George Ratcliffe

George Ratcliffe

Tutor in Biochemistry; Professor of Plant Sciences;
MA DPhil Oxf
Educated at several schools in the North of England and Scotland, and trained as a chemist at Merton, George Ratcliffe subscribes to the view of his mentor R.J.P. Williams that ‘Biology is the search for the chemistry that works’. He has resisted the temptation to move away from New College ever since his appointment as a University lecturer in 1984. He is Head of the Department of Plant Sciences, a Curator of the University Libraries and one of the College’s nominated Trustees on the Harpur Trust (formerly the Bedford Charity). In the latter capacity he serves as a Governor of Bedford Girls’ School.


As well as covering a range of topics in tutorials for the Biochemists in College, Professor Ratcliffe contributes to the lecture courses and practical classes in both Biochemistry and Biological Sciences in the Departments of Biochemistry, Plant Sciences, and Zoology. He also supervises Biochemistry Part II research projects.

Research Interests

Following pioneering work on the application of nuclear magnetic resonance to plant tissues, Professor Ratcliffe developed a longstanding interest in heterotrophic plant metabolism, with a focus on the organisation, regulation and function of the central metabolic network. He has a particular interest in the measurement and prediction of intracellular metabolic fluxes – the flows of material through the network that are crucial in determining the performance and productivity of cells and organisms. Fluxes can be deduced using a suite of computational and experimental tools, and the resulting metabolic phenotypes can be used to provide a system-wide view of the impact of genetic intervention and environmental perturbation in wild type, mutant and transgenic plants.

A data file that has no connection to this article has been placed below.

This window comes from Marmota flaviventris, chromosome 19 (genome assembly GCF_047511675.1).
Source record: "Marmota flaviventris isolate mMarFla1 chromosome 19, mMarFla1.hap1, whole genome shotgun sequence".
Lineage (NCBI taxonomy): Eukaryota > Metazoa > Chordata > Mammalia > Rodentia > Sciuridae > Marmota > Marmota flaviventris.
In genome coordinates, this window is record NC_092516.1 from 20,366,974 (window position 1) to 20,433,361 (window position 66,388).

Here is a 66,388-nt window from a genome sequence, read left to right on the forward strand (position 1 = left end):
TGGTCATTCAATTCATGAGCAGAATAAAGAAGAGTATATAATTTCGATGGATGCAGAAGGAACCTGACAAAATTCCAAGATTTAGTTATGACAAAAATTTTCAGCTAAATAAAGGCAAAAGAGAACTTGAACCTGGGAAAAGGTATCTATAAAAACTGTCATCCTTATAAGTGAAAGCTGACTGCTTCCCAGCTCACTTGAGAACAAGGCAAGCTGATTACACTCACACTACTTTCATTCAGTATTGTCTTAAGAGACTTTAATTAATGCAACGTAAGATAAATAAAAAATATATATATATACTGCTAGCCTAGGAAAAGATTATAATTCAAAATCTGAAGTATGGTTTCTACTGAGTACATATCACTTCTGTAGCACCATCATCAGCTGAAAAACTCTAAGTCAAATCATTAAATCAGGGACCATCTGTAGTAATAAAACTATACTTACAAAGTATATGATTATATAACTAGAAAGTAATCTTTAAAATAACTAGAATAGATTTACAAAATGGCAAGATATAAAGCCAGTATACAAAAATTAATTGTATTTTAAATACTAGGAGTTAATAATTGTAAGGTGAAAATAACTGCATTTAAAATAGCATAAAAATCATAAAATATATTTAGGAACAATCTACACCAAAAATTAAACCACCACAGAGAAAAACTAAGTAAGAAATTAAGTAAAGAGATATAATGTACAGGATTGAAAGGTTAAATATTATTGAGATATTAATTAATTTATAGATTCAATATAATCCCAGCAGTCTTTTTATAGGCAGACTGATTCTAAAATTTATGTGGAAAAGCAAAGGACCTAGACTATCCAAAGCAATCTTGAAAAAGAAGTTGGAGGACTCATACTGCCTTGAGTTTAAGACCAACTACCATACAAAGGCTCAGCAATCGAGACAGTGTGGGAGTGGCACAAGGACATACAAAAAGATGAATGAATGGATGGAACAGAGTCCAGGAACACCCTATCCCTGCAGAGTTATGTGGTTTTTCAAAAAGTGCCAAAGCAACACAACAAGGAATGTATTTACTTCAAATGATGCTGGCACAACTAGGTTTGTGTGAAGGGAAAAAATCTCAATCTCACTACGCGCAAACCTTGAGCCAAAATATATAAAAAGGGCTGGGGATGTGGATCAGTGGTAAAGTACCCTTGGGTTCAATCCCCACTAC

Selected Publications

  • C.Y.M. Cheung et al. (2014) A diel flux balance model captures interactions between light and dark metabolism during day-night cycles in C3 and Crassulacean acid metabolism leaves. Plant Physiology 165, 917-929.
  • N.J. Kruger and R.G. Ratcliffe (2015) Fluxes through plant metabolic networks: measurements, predictions, insights and challenges. Biochemical Journal 465, 27-38.
  • J.J. Terpolilli et al. (2016) Lipogenesis and redox balance in nitrogen-fixing pea bacteroids. Journal of Bacteriology 198, 2864-2875.
  • Y.Zhang et al. (2017) Protein-protein interactions and metabolite channelling in the plant tricarboxylic acid cycle. Nature Communications 8, 15212.
  • S. Shameer et al. (2018) Computational analysis of the productivity-potential of CAM plants. Nature Plants 4, in press.
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